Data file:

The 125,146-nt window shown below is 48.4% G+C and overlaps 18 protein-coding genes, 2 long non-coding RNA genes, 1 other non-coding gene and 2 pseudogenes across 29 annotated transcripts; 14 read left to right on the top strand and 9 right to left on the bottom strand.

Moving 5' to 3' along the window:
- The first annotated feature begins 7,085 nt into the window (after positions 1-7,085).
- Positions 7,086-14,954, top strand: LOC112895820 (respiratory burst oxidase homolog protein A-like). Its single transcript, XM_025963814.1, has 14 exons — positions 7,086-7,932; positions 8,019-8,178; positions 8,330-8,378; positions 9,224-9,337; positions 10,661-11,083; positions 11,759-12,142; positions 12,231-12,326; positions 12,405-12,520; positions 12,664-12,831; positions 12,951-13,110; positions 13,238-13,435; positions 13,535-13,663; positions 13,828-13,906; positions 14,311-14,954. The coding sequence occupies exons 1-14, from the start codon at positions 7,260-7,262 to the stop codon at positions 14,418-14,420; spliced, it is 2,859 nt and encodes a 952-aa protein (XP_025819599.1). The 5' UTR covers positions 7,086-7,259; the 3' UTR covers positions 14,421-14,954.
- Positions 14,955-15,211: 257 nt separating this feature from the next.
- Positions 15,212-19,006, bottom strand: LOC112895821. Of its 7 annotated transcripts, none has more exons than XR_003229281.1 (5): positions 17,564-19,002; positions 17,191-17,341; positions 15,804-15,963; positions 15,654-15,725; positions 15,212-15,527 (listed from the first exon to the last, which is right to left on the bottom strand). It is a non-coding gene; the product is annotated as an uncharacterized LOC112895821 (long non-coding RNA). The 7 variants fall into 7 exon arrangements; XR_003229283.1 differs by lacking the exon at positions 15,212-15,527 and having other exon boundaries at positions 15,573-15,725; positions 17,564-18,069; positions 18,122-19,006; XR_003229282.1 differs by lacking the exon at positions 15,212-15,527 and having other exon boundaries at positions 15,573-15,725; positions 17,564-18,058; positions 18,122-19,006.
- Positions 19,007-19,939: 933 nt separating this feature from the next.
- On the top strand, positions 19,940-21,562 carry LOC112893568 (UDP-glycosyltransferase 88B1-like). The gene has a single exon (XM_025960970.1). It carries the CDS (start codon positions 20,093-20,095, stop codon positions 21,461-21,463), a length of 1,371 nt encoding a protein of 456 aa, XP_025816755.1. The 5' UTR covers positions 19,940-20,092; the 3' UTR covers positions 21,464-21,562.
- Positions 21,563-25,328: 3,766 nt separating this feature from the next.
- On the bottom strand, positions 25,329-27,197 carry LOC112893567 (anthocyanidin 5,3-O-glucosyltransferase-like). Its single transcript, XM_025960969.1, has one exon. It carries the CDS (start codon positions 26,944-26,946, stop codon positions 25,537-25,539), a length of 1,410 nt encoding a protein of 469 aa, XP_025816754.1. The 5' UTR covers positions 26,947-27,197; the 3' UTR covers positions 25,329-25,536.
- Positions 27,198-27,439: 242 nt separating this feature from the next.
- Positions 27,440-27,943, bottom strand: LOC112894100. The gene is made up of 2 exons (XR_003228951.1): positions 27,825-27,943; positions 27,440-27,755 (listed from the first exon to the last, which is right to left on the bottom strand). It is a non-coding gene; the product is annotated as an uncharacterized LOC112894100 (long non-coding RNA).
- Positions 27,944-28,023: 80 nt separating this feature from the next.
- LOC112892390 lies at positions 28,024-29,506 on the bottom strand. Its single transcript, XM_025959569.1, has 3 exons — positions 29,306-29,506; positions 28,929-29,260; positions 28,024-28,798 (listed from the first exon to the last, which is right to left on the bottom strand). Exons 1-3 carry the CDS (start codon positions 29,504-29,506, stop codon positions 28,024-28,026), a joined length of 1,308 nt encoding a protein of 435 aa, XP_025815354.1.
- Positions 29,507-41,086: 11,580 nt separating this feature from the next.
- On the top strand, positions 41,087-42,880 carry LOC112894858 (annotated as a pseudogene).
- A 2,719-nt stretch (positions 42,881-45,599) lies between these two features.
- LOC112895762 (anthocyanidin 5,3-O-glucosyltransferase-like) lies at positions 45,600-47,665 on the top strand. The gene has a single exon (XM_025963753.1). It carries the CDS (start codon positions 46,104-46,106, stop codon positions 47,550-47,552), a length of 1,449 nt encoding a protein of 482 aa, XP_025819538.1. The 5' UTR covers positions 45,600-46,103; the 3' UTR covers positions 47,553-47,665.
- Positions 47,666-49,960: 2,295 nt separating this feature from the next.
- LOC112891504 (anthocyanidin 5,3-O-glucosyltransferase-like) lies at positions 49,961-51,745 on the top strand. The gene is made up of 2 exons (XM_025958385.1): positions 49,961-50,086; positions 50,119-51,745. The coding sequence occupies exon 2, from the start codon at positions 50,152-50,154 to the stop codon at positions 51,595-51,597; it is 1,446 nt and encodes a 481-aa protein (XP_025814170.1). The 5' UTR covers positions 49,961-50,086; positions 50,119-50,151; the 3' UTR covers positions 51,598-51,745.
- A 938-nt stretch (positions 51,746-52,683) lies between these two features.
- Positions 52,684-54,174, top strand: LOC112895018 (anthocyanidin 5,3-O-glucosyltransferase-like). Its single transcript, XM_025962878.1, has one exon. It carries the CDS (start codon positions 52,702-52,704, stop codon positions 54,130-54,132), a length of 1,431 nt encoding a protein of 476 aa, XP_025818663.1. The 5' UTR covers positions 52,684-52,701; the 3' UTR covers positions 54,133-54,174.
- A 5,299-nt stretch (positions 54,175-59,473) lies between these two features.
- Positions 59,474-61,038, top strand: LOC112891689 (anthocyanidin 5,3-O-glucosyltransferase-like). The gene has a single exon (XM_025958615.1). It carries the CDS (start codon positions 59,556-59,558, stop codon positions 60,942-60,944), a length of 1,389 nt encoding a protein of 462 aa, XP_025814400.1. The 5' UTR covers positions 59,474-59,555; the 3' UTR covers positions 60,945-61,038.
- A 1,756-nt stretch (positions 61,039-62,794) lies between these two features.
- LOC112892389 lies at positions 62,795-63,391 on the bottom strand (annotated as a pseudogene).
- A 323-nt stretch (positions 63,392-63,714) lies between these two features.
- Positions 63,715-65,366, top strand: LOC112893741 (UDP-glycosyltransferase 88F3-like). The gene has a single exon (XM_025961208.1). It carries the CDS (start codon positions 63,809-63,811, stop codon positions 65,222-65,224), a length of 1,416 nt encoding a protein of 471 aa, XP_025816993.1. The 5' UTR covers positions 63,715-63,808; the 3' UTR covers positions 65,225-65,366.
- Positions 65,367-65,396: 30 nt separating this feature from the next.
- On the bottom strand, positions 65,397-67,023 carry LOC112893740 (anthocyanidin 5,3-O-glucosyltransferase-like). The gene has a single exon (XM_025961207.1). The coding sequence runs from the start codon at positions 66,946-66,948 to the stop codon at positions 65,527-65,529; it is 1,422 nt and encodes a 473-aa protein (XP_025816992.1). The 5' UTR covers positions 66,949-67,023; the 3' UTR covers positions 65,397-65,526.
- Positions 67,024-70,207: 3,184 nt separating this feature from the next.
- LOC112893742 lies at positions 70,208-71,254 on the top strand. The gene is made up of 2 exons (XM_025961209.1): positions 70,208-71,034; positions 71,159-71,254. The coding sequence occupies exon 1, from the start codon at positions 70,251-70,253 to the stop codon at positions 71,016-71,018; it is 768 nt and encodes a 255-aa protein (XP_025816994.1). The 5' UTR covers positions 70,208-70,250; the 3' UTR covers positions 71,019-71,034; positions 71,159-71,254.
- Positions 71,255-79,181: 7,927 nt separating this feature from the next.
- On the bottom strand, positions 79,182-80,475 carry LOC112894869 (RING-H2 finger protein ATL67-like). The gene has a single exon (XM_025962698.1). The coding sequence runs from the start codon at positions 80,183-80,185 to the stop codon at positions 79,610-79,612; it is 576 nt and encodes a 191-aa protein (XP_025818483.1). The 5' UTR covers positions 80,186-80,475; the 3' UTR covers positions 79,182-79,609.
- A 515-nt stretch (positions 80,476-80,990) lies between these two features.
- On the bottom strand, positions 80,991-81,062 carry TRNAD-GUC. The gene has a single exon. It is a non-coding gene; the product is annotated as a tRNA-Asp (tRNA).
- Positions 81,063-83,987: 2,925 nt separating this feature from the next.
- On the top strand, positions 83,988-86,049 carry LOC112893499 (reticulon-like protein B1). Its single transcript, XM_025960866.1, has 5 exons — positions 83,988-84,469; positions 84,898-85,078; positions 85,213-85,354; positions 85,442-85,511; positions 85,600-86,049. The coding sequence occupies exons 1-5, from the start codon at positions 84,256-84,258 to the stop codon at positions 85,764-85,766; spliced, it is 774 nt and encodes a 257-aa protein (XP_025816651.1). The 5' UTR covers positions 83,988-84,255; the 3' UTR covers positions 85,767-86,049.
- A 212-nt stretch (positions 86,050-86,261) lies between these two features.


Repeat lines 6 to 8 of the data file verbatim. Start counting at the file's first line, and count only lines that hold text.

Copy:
- Positions 15,212-19,006, bottom strand: LOC112895821. Of its 7 annotated transcripts, none has more exons than XR_003229281.1 (5): positions 17,564-19,002; positions 17,191-17,341; positions 15,804-15,963; positions 15,654-15,725; positions 15,212-15,527 (listed from the first exon to the last, which is right to left on the bottom strand). It is a non-coding gene; the product is annotated as an uncharacterized LOC112895821 (long non-coding RNA). The 7 variants fall into 7 exon arrangements; XR_003229283.1 differs by lacking the exon at positions 15,212-15,527 and having other exon boundaries at positions 15,573-15,725; positions 17,564-18,069; positions 18,122-19,006; XR_003229282.1 differs by lacking the exon at positions 15,212-15,527 and having other exon boundaries at positions 15,573-15,725; positions 17,564-18,058; positions 18,122-19,006.
- Positions 19,007-19,939: 933 nt separating this feature from the next.
- On the top strand, positions 19,940-21,562 carry LOC112893568 (UDP-glycosyltransferase 88B1-like). The gene has a single exon (XM_025960970.1). It carries the CDS (start codon positions 20,093-20,095, stop codon positions 21,461-21,463), a length of 1,371 nt encoding a protein of 456 aa, XP_025816755.1. The 5' UTR covers positions 19,940-20,092; the 3' UTR covers positions 21,464-21,562.